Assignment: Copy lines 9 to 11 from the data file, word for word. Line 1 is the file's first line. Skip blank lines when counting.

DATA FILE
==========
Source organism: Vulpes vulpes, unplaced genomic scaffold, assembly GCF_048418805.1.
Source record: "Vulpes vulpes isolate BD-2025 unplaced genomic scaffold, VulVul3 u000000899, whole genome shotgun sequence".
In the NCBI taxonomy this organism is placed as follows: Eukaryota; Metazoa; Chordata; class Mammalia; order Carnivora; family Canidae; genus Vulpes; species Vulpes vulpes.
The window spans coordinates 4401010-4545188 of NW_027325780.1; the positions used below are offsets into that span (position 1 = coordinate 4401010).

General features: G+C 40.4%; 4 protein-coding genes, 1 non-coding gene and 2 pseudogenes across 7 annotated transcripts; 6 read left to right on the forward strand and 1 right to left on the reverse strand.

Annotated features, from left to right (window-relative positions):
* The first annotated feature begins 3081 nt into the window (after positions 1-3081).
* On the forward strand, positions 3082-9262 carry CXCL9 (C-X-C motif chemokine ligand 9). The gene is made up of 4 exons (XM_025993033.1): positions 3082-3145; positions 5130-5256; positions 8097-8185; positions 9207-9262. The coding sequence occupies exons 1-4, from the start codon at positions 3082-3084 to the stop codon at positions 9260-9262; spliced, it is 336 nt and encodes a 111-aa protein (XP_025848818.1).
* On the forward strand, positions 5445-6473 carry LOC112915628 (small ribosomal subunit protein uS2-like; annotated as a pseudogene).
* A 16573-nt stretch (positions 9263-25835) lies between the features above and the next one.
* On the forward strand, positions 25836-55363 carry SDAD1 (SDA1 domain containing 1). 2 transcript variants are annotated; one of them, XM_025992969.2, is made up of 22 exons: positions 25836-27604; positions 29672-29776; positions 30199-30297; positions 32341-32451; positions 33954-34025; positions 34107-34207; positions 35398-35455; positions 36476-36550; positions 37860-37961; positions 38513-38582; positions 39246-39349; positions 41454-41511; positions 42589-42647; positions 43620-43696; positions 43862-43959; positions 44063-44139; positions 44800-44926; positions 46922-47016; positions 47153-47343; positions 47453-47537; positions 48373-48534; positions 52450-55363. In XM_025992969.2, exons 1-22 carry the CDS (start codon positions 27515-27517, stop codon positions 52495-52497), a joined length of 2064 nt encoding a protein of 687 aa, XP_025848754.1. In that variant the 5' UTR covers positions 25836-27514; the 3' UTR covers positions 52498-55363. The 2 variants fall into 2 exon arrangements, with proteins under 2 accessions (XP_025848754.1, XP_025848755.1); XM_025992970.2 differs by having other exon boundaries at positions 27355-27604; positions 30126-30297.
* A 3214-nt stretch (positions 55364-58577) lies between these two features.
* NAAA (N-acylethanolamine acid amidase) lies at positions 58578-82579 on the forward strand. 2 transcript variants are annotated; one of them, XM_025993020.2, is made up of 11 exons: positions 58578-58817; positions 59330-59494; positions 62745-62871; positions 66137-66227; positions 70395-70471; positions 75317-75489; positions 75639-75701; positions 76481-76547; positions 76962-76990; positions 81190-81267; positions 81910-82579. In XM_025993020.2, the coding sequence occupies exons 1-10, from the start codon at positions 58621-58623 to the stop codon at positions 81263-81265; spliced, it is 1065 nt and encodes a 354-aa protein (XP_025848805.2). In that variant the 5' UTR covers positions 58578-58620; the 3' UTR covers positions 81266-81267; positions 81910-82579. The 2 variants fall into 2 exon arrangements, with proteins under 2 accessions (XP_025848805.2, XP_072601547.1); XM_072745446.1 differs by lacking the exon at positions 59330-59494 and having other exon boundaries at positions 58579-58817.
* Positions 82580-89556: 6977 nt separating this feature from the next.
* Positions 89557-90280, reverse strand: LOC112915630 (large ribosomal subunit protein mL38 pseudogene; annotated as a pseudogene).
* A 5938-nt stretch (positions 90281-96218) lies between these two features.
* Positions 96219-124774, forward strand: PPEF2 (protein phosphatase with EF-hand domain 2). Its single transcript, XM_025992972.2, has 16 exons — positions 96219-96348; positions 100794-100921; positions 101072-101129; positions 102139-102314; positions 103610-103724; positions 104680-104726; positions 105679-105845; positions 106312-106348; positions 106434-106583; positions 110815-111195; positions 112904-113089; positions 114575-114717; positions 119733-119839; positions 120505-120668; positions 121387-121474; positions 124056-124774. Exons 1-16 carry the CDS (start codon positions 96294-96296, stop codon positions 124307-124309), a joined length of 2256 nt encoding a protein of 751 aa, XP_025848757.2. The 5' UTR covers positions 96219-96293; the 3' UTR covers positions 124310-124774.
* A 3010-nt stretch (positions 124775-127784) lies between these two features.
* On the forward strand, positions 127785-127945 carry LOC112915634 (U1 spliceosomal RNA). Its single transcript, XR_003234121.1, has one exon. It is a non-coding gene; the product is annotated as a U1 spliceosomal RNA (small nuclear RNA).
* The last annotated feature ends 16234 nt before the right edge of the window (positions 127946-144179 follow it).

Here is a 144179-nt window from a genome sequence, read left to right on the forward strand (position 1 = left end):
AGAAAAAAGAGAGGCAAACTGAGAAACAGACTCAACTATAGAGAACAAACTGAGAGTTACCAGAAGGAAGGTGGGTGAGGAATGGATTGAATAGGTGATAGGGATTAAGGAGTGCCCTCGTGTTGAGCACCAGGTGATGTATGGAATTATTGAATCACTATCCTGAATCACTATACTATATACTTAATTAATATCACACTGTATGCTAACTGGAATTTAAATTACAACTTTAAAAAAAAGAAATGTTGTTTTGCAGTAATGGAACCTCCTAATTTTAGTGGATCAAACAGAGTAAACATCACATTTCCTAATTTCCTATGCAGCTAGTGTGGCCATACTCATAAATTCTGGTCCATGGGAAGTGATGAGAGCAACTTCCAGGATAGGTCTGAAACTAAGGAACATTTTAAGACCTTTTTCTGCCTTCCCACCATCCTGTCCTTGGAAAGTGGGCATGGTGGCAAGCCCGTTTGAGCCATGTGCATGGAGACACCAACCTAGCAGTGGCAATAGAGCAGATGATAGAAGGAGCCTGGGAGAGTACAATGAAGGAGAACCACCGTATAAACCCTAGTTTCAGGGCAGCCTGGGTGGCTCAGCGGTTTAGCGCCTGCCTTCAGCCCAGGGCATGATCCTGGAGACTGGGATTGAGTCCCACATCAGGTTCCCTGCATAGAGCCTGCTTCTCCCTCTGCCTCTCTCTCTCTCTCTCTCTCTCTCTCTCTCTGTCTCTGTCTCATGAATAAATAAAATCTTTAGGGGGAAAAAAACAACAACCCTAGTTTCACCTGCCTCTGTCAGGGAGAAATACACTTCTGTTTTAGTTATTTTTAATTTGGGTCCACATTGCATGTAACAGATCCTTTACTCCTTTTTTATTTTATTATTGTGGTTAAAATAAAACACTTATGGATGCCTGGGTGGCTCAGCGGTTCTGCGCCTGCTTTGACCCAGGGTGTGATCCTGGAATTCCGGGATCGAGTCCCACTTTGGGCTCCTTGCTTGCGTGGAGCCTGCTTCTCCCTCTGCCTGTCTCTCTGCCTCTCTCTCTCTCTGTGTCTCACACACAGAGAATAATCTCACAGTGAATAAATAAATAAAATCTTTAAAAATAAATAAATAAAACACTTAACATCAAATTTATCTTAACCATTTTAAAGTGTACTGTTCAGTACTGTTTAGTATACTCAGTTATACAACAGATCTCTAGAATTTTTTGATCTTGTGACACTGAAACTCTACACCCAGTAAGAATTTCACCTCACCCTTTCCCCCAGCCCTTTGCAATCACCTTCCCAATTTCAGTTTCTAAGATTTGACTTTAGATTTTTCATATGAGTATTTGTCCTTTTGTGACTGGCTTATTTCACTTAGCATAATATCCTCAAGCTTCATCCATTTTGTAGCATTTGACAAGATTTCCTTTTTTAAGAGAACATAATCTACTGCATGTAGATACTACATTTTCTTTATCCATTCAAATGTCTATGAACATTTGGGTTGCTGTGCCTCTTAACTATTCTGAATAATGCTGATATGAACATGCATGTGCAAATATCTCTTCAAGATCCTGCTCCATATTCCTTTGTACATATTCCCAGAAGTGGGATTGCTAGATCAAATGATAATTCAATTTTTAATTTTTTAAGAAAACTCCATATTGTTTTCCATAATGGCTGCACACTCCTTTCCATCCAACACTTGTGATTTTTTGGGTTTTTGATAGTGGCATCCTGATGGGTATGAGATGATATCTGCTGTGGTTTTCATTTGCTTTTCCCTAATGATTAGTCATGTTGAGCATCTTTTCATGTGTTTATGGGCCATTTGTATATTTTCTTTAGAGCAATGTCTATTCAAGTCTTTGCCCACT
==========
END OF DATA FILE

* On the forward strand, positions 5445-6473 carry LOC112915628 (small ribosomal subunit protein uS2-like; annotated as a pseudogene).
* A 16573-nt stretch (positions 9263-25835) lies between the features above and the next one.
* On the forward strand, positions 25836-55363 carry SDAD1 (SDA1 domain containing 1). 2 transcript variants are annotated; one of them, XM_025992969.2, is made up of 22 exons: positions 25836-27604; positions 29672-29776; positions 30199-30297; positions 32341-32451; positions 33954-34025; positions 34107-34207; positions 35398-35455; positions 36476-36550; positions 37860-37961; positions 38513-38582; positions 39246-39349; positions 41454-41511; positions 42589-42647; positions 43620-43696; positions 43862-43959; positions 44063-44139; positions 44800-44926; positions 46922-47016; positions 47153-47343; positions 47453-47537; positions 48373-48534; positions 52450-55363. In XM_025992969.2, exons 1-22 carry the CDS (start codon positions 27515-27517, stop codon positions 52495-52497), a joined length of 2064 nt encoding a protein of 687 aa, XP_025848754.1. In that variant the 5' UTR covers positions 25836-27514; the 3' UTR covers positions 52498-55363. The 2 variants fall into 2 exon arrangements, with proteins under 2 accessions (XP_025848754.1, XP_025848755.1); XM_025992970.2 differs by having other exon boundaries at positions 27355-27604; positions 30126-30297.